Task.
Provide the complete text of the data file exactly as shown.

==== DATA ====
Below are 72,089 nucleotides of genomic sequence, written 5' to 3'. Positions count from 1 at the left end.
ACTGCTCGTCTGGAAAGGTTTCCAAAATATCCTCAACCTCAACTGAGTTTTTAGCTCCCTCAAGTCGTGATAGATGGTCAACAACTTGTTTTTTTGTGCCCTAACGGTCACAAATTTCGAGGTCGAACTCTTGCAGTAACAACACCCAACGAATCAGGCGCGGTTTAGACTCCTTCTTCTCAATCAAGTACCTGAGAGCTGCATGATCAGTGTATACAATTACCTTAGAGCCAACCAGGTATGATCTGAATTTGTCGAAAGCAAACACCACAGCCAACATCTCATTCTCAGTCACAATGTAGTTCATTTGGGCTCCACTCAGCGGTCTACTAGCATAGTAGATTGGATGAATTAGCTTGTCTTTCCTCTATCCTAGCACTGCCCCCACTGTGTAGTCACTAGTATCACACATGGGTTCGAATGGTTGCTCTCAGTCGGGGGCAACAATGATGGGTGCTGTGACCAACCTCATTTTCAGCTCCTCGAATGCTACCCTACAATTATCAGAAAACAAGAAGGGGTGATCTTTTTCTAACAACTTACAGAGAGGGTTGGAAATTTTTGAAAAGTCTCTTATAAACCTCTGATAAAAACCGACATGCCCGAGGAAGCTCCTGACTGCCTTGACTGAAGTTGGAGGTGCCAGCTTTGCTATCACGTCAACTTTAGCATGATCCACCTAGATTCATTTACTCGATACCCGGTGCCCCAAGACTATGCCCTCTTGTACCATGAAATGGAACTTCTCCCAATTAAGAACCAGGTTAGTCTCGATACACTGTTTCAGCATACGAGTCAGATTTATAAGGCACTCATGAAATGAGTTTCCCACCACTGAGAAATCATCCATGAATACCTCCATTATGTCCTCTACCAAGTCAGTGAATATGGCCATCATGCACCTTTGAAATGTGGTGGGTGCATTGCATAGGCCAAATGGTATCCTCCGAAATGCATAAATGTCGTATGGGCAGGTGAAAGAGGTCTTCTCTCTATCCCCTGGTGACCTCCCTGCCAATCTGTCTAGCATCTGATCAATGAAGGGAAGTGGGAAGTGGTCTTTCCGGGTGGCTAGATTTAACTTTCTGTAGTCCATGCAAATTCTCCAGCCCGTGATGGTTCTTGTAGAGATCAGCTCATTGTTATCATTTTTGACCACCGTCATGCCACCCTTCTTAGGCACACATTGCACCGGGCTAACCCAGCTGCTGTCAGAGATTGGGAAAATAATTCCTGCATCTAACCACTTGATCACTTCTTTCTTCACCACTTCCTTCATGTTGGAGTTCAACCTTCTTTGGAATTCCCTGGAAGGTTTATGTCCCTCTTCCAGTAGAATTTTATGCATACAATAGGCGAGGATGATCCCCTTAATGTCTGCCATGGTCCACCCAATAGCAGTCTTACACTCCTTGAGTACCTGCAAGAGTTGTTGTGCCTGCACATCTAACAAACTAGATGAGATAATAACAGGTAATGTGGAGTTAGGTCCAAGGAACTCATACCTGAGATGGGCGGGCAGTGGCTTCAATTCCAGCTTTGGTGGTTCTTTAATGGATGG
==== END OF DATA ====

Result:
Below are 72,089 nucleotides of genomic sequence, written 5' to 3'. Positions count from 1 at the left end.
ACTGCTCGTCTGGAAAGGTTTCCAAAATATCCTCAACCTCAACTGAGTTTTTAGCTCCCTCAAGTCGTGATAGATGGTCAACAACTTGTTTTTTTGTGCCCTAACGGTCACAAATTTCGAGGTCGAACTCTTGCAGTAACAACACCCAACGAATCAGGCGCGGTTTAGACTCCTTCTTCTCAATCAAGTACCTGAGAGCTGCATGATCAGTGTATACAATTACCTTAGAGCCAACCAGGTATGATCTGAATTTGTCGAAAGCAAACACCACAGCCAACATCTCATTCTCAGTCACAATGTAGTTCATTTGGGCTCCACTCAGCGGTCTACTAGCATAGTAGATTGGATGAATTAGCTTGTCTTTCCTCTATCCTAGCACTGCCCCCACTGTGTAGTCACTAGTATCACACATGGGTTCGAATGGTTGCTCTCAGTCGGGGGCAACAATGATGGGTGCTGTGACCAACCTCATTTTCAGCTCCTCGAATGCTACCCTACAATTATCAGAAAACAAGAAGGGGTGATCTTTTTCTAACAACTTACAGAGAGGGTTGGAAATTTTTGAAAAGTCTCTTATAAACCTCTGATAAAAACCGACATGCCCGAGGAAGCTCCTGACTGCCTTGACTGAAGTTGGAGGTGCCAGCTTTGCTATCACGTCAACTTTAGCATGATCCACCTAGATTCATTTACTCGATACCCGGTGCCCCAAGACTATGCCCTCTTGTACCATGAAATGGAACTTCTCCCAATTAAGAACCAGGTTAGTCTCGATACACTGTTTCAGCATACGAGTCAGATTTATAAGGCACTCATGAAATGAGTTTCCCACCACTGAGAAATCATCCATGAATACCTCCATTATGTCCTCTACCAAGTCAGTGAATATGGCCATCATGCACCTTTGAAATGTGGTGGGTGCATTGCATAGGCCAAATGGTATCCTCCGAAATGCATAAATGTCGTATGGGCAGGTGAAAGAGGTCTTCTCTCTATCCCCTGGTGACCTCCCTGCCAATCTGTCTAGCATCTGATCAATGAAGGGAAGTGGGAAGTGGTCTTTCCGGGTGGCTAGATTTAACTTTCTGTAGTCCATGCAAATTCTCCAGCCCGTGATGGTTCTTGTAGAGATCAGCTCATTGTTATCATTTTTGACCACCGTCATGCCACCCTTCTTAGGCACACATTGCACCGGGCTAACCCAGCTGCTGTCAGAGATTGGGAAAATAATTCCTGCATCTAACCACTTGATCACTTCTTTCTTCACCACTTCCTTCATGTTGGAGTTCAACCTTCTTTGGAATTCCCTGGAAGGTTTATGTCCCTCTTCCAGTAGAATTTTATGCATACAATAGGCGAGGATGATCCCCTTAATGTCTGCCATGGTCCACCCAATAGCAGTCTTACACTCCTTGAGTACCTGCAAGAGTTGTTGTGCCTGCACATCTAACAAACTAGATGAGATAATAACAGGTAATGTGGAGTTAGGTCCAAGGAACTCATACCTGAGATGGGCGGGCAGTGGCTTCAATTCCAGCTTTGGTGGTTCTTTAATGGATGG